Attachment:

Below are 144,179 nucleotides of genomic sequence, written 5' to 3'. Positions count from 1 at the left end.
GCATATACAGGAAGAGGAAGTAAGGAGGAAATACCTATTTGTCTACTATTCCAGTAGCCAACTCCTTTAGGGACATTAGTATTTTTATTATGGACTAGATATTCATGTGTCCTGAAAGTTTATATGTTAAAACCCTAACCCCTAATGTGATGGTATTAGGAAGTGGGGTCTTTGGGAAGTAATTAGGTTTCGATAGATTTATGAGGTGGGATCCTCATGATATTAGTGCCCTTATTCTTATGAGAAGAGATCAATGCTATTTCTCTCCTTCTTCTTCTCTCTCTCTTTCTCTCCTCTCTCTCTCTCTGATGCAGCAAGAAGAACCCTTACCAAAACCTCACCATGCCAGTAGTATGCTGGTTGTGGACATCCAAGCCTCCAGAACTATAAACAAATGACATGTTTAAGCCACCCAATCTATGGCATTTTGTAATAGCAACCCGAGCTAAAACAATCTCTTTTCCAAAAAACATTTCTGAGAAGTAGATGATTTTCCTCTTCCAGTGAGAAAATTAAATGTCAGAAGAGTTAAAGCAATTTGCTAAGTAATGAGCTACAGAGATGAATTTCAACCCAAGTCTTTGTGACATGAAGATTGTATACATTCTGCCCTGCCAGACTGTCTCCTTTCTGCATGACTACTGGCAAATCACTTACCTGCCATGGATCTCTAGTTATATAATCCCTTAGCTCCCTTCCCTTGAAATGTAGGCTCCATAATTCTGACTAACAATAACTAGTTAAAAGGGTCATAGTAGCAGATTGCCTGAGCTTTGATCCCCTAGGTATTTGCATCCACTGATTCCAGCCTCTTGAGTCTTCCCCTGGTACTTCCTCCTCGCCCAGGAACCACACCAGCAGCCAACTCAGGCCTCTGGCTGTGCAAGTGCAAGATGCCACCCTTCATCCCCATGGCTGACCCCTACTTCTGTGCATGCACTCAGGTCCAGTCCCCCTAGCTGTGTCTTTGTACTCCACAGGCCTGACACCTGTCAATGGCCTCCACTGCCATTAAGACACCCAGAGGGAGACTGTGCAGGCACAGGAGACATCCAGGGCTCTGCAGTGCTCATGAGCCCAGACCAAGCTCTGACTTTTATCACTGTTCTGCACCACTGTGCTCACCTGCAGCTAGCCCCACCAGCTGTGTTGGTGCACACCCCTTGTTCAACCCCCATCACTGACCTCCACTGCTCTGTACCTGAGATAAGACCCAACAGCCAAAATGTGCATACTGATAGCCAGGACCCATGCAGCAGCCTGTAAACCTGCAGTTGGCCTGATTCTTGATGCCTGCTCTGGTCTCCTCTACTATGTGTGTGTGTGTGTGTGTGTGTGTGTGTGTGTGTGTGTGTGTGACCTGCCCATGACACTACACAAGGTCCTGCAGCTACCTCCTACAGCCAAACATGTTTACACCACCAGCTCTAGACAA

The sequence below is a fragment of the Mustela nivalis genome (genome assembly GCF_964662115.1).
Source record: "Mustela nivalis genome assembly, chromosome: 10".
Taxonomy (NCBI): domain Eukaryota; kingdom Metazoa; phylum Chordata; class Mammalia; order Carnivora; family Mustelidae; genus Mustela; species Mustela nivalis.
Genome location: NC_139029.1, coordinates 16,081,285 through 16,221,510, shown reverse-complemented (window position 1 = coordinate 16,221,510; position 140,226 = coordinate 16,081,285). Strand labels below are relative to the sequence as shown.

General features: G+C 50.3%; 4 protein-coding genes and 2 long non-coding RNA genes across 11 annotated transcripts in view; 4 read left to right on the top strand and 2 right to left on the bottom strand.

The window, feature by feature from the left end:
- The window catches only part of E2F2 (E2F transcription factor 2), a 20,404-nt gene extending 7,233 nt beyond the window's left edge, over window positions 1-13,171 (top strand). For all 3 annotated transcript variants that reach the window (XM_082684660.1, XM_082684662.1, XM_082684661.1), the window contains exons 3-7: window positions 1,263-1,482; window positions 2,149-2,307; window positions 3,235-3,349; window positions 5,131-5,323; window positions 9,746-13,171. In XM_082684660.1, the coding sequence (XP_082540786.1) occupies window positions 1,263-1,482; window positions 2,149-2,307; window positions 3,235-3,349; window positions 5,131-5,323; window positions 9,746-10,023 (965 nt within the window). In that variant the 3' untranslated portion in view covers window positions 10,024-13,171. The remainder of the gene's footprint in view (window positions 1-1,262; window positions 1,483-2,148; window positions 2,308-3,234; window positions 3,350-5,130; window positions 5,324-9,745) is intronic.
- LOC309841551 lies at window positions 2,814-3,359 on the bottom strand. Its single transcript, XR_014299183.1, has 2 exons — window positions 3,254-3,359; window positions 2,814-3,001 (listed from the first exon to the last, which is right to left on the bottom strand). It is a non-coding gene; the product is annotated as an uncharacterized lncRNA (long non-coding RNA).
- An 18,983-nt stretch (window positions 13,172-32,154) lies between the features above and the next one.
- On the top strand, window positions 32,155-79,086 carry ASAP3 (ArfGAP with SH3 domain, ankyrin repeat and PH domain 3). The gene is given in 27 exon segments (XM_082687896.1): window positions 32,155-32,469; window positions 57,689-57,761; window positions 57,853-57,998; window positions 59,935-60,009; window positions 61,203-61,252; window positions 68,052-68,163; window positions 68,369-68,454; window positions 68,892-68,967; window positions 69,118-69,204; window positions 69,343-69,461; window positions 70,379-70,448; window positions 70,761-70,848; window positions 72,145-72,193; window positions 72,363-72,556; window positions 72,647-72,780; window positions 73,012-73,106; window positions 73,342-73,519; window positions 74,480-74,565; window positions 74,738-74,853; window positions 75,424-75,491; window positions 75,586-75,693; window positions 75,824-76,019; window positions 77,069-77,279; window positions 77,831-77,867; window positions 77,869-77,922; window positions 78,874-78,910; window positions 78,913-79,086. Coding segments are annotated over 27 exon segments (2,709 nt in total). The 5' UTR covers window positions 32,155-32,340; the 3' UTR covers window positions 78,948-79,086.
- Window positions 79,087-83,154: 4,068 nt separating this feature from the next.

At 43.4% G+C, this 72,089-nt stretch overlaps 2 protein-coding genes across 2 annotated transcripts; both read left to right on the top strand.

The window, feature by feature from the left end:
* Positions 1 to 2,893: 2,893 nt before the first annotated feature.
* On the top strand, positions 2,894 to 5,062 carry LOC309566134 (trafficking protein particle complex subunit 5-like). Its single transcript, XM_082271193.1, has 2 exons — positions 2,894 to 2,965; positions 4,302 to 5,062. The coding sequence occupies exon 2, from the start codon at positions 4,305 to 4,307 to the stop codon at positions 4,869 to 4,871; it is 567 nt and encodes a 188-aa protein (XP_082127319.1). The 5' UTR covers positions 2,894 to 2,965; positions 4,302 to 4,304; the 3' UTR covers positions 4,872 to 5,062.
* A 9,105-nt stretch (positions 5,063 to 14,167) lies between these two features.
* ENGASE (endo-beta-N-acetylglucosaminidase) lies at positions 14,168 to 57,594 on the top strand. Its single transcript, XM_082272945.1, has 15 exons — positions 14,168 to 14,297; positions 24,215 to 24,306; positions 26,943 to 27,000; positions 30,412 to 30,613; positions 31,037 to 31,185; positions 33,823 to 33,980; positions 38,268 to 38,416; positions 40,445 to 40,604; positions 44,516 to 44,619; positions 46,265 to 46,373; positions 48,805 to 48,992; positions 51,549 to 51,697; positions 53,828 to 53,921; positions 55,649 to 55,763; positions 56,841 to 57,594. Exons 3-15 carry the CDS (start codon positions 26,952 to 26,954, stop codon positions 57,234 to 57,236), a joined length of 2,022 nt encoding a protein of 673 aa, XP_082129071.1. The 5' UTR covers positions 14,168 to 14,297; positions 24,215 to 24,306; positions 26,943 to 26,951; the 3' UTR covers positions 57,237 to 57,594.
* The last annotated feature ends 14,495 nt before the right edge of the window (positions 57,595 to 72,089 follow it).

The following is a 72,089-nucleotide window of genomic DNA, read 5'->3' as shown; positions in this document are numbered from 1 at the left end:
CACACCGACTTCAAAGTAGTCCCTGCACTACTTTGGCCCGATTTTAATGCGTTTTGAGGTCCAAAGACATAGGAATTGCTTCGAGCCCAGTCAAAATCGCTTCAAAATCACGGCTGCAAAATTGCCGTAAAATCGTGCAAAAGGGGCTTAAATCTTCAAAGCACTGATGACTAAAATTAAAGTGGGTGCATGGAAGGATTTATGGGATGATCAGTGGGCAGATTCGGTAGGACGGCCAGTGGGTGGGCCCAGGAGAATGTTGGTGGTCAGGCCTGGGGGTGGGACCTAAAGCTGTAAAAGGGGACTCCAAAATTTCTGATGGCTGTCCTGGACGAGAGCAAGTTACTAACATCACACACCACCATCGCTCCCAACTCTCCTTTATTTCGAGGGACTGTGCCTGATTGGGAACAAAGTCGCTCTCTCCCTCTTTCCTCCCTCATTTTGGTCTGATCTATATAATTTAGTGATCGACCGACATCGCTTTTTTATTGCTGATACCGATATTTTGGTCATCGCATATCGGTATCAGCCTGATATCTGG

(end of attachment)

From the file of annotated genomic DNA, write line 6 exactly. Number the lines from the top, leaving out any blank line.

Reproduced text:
Genome location: NC_139029.1, coordinates 16,081,285 through 16,221,510, shown reverse-complemented (window position 1 = coordinate 16,221,510; position 140,226 = coordinate 16,081,285). Strand labels below are relative to the sequence as shown.